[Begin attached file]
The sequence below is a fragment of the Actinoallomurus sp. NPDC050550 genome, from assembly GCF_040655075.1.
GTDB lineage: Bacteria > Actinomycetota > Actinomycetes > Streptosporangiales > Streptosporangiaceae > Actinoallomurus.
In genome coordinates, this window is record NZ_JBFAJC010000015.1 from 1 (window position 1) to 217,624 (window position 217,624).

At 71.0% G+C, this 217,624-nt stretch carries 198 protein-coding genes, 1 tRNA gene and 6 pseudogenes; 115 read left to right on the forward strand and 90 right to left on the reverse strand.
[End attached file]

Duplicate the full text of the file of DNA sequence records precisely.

The sequence below is a fragment of the Actinoallomurus sp. NPDC050550 genome, from assembly GCF_040655075.1.
GTDB lineage: Bacteria > Actinomycetota > Actinomycetes > Streptosporangiales > Streptosporangiaceae > Actinoallomurus.
In genome coordinates, this window is record NZ_JBFAJC010000015.1 from 1 (window position 1) to 217,624 (window position 217,624).

At 71.0% G+C, this 217,624-nt stretch carries 198 protein-coding genes, 1 tRNA gene and 6 pseudogenes; 115 read left to right on the forward strand and 90 right to left on the reverse strand.